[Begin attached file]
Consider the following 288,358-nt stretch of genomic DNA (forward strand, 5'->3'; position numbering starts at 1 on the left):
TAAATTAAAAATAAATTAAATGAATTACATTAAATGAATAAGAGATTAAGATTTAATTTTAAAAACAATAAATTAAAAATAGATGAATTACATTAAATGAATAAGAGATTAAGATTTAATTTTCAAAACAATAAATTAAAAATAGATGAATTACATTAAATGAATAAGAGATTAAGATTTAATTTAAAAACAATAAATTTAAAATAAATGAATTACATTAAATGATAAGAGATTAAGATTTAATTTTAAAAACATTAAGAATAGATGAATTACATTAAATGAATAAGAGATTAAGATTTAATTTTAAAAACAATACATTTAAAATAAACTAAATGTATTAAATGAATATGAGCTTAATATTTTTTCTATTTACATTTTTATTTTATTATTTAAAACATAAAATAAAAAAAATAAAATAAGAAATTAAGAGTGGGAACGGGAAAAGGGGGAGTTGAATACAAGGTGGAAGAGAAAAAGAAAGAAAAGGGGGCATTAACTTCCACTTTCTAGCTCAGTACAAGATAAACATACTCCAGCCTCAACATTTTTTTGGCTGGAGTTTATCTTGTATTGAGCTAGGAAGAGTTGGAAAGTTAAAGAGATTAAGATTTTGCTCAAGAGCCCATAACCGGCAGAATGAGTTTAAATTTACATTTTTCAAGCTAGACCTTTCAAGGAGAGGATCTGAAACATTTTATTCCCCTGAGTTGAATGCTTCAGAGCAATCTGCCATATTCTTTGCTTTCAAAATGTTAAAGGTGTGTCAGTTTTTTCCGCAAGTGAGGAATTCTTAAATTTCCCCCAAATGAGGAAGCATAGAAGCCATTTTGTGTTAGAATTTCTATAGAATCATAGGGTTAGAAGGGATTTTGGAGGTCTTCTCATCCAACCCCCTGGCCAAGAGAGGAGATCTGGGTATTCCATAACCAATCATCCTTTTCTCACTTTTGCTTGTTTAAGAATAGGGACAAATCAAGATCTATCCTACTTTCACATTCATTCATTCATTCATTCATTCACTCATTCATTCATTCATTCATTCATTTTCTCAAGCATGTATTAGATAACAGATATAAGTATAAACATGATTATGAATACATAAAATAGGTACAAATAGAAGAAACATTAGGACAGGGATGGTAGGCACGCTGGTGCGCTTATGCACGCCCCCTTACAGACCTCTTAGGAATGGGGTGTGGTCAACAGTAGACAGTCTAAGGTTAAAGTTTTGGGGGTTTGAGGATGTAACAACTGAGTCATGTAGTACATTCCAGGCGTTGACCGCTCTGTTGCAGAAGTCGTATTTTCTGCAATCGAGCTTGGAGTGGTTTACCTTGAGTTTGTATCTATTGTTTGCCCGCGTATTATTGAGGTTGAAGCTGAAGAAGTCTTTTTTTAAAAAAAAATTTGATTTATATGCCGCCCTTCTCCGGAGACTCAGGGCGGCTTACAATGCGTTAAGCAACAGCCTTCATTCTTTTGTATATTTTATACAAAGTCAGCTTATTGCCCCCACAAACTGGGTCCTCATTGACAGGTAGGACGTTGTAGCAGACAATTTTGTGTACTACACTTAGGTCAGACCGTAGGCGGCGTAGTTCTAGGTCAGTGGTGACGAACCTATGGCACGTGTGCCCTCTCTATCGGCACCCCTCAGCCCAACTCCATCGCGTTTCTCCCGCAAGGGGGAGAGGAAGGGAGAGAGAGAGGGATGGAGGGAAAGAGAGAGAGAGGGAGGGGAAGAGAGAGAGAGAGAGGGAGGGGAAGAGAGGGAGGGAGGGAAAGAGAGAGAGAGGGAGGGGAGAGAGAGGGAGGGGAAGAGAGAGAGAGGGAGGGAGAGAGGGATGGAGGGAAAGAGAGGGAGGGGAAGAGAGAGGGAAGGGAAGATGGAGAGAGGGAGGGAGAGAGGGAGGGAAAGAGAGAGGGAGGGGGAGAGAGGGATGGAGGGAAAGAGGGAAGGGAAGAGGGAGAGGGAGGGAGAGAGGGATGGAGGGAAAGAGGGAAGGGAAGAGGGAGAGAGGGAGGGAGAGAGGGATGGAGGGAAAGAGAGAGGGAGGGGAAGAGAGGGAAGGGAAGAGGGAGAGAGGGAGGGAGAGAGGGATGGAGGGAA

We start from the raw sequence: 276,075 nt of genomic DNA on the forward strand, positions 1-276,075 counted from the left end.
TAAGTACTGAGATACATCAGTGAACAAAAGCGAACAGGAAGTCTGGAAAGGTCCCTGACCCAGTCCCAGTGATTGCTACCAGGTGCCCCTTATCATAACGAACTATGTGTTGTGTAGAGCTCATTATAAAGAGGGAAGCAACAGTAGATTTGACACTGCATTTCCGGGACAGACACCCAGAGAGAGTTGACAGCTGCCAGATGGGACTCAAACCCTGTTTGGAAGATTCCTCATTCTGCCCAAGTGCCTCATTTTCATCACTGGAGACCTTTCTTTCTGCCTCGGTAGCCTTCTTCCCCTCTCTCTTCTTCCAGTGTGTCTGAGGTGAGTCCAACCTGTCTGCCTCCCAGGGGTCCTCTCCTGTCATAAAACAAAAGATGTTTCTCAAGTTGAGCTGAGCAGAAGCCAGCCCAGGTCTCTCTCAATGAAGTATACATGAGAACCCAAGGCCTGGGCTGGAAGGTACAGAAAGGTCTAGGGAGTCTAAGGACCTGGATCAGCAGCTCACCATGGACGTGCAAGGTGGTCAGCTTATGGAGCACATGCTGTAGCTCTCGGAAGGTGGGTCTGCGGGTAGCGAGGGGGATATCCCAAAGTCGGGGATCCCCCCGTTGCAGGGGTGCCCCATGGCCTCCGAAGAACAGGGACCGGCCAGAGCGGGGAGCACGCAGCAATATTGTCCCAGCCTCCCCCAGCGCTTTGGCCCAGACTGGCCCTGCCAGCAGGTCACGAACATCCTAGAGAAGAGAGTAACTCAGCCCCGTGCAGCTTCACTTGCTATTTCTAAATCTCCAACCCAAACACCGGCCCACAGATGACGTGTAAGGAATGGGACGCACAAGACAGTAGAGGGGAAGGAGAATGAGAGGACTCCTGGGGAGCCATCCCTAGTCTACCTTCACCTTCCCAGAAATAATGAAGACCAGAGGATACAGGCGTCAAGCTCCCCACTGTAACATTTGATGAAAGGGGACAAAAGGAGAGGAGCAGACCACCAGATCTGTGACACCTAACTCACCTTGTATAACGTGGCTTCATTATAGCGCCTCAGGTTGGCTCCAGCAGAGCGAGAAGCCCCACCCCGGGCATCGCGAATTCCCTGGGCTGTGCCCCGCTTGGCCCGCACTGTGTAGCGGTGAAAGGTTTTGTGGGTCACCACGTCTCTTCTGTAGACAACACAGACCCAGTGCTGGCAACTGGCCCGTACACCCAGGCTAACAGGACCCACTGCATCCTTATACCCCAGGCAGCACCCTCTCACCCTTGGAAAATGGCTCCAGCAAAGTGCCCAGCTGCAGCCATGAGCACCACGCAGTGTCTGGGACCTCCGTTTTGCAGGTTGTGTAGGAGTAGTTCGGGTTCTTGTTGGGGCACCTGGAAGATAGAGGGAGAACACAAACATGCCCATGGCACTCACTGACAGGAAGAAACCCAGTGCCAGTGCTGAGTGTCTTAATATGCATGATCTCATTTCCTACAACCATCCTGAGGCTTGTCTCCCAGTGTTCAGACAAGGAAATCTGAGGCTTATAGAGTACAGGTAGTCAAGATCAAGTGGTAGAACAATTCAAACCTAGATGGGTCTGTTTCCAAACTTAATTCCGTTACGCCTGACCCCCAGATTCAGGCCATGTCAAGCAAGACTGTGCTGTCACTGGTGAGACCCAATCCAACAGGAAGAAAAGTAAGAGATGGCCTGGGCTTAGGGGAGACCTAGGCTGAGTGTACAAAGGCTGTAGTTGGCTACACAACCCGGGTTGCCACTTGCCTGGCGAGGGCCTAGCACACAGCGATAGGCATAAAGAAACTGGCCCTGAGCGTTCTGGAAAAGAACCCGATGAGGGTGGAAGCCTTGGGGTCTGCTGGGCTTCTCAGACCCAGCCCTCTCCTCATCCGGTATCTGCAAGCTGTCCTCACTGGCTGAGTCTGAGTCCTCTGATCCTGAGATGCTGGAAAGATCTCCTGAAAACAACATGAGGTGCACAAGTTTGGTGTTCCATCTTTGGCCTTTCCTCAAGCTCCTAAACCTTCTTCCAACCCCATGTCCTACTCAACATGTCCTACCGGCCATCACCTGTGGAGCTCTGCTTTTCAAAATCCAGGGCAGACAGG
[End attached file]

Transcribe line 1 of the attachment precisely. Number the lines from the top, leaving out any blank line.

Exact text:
Consider the following 288,358-nt stretch of genomic DNA (forward strand, 5'->3'; position numbering starts at 1 on the left):